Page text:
The Lincoln Highway was the first successful, all weather coast to coast transcontinental highway in the USA, making it for awhile the most famous road in America. Prior to the Lincoln Highway the roads were mainly unpaved dirt roads which lead motorists aimlessly from one settlement to the next with few people able to to give an accurate description of the road beyond the next town.
The Lincoln Highway was an expression of national yearning to link the nation from East to West as it ushered in the automobile era.
Today the road is known as Interstate 80 or I80 crossing the same States as the old Lincoln Highway did. As then the road reveals glimpses into the diverse cultural landscapes across 3,000 miles of the American continent. The highway crosses the following States; New York, Pennsylvania, Ohio, Indiana, Illinois, Iowa, Nebraska, Wyoming, Utah, Nevada and California, all States that we have or will visit.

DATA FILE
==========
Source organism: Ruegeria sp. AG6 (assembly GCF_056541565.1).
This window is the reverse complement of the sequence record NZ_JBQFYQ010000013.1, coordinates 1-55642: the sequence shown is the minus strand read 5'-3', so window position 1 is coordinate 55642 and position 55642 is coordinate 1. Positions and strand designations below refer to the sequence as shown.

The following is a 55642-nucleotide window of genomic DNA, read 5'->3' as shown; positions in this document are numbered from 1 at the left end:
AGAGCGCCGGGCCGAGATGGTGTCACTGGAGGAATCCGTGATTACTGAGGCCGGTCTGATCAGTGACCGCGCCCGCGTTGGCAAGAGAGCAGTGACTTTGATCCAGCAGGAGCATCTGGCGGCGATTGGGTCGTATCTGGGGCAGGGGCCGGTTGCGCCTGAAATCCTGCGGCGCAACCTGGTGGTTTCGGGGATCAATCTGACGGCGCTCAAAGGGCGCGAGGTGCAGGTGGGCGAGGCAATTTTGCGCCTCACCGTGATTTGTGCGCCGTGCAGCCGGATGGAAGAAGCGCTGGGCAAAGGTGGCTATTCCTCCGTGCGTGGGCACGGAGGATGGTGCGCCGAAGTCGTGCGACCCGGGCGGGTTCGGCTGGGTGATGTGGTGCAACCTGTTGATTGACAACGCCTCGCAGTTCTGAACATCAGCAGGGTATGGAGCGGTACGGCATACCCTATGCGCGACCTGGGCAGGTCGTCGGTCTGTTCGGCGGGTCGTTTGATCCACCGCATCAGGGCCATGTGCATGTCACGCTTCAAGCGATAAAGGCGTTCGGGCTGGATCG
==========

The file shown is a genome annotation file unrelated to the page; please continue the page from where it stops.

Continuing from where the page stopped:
In the beginning there was no federal funding so memberships were sold by the new Lincoln Highway Association for $5 to raise funds. the Lincoln Highway became the route of choice for intercontinental auto speed records, mostly sponsored by small auto companies trying to compete with General Motors and Ford.
The most famous runs were made by L. B. Miller in 1925 (105 hours and 45 minutes) and in 1926 when he made a return trip stopping only one minute in New York before heading back west.
We figure it will take us approximately 65 hours to cover the same distance, slightly more than half the time. Maybe cars and roads have not progressed as fast as we think they have slightly more than 0.5 hours per year. What has progressed is our attitude towards women if you consider that the van Buren sisters were arrested a number of times (especially in Chicago) during their journey across the country in 1927 for wearing men’s clothing.